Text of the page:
When I was 14 my dad bought a new snowmobile. Now when I say “new” snowmobile what I really mean is in 1994 my dad bought an OLD snowmobile that was new to me. As I recall it was a 1984 Ski Doo Safari. Even though it was a base… base model there were some advantages to this particular style, for example the space where the speedometer should have gone was a big plastic plug which meant you couldn’t tell how fast you were going and therefore always had an excuse for driving too fast. I should point out that there are few times that a Ski Doo Safari is considered a fast sled, but dodging trees in the bush would qualify for one of these times.
To me, this old sled was a Cadillac. It was certainly an upgrade from the John Deere snowmobile I used to run over our pastor’s daughter (you can read that epic tale here.) About one week into driving it however, a problem developed. I noticed that the throttle sometimes froze up a bit which got a bit scary but I managed to always get it to stop when I needed it to. Except this one fateful time. My cousin Adrian was sitting on it when I fired it up and got the fright of his life as I had apparently parked with the throttle frozen rather “wide open” and it as soon as it started the engine red-lined and my brand new sled took off. Fortunately Adrian quickly ditched into the snow however the Safari continued it’s doomed route across the farmyard.
It hit a grain bin. Now when I say the snowmobile hit a grain bit I mean it hit with such force that one ski went flying off and the other one was bent to a 90 degree angle. In fact the force of the collision blew the plastic speedometer plugs straight backwards. All time stood still as I watched in horror. I ran after it halfway across the yard but when it crashed I burst into tears and took off for home. I wasn’t worried that I would be in trouble, it had been a genuine accident, but I was just heartbroken that I had destroyed our new machine. I remember my dad and brothers giving each other looks as if to say “It can’t be that bad.” I was after-all a rather dramatic young teen. But it really was that bad.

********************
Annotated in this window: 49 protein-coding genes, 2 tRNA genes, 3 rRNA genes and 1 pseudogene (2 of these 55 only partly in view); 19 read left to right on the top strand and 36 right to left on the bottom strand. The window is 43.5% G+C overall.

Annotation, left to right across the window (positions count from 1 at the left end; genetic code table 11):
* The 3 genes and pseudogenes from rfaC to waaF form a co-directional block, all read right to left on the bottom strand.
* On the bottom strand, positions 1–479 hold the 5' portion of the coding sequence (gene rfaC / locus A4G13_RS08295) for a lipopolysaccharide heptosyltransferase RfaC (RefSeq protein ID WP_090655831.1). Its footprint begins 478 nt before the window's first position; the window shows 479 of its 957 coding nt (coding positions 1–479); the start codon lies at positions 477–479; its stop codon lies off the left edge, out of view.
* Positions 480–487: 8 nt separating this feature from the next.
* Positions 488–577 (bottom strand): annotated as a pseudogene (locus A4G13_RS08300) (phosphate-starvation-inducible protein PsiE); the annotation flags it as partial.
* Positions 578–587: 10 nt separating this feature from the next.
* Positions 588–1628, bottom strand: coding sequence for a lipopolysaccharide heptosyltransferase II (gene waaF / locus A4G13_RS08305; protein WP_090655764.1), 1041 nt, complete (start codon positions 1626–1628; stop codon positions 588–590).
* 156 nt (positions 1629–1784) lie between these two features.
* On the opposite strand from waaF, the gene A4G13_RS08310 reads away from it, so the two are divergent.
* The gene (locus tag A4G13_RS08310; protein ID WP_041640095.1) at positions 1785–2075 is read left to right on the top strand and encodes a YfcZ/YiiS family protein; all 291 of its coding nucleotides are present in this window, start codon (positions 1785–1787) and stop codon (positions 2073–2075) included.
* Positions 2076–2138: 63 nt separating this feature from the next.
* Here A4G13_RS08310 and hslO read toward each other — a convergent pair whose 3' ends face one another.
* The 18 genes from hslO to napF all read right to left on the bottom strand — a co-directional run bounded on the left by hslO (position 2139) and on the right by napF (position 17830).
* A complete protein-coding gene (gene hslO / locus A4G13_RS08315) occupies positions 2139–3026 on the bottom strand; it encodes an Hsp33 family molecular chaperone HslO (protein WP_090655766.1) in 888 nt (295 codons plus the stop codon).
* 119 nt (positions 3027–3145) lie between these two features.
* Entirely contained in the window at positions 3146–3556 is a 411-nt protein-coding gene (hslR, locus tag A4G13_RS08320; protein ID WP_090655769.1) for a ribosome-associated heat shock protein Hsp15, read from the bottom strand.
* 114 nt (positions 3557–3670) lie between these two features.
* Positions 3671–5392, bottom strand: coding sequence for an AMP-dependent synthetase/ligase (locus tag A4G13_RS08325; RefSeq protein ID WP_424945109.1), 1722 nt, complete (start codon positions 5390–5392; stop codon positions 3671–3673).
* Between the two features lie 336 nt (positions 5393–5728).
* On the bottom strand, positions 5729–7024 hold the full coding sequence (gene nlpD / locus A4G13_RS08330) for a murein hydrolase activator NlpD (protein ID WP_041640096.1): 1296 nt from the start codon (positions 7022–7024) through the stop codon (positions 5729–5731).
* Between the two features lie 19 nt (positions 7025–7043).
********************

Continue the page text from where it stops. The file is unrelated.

In those days we didn’t insure our recreational vehicles but my dad managed to claim it as a farm vehicle (farmer’s have some tricks up their sleeves) and we did eventually replace it with a slightly newer version, with the same plastic plugs where the speedometer should have been.
That memory is traumatic but happily I can report that it wasn’t because of my parents’ (or brothers’) reactions! They were actually good about it. They felt bad too; about the sled but more about how bad I felt. There were certainly times when my crashes frustrated my dad and the new sled got nicely broken in within a few years (it met it’s final fate many years later on a telephone pole at Bird River Bible Camp after my dad donated it.) It is frustrating when nice things get ruined but I had a revelation this Christmas; I’m the dad now. My son is 13 and has plenty of opportunities to get into accidents (often with his cousins) and I’m the one walking across the farmyard picking up the pieces and soothing raw emotions.
One of the tests of parenting is being able to teach our kids to be responsible and safe, but, when accidents happen, to care far more about the soul on the sled than the sled itself. And I’m happy to report that I occasionally pass the test! I just can’t believe that it’s my turn. My only consolation in it all is that we really can’t afford these toys so my kids and their cousins are still busting up my dad’s.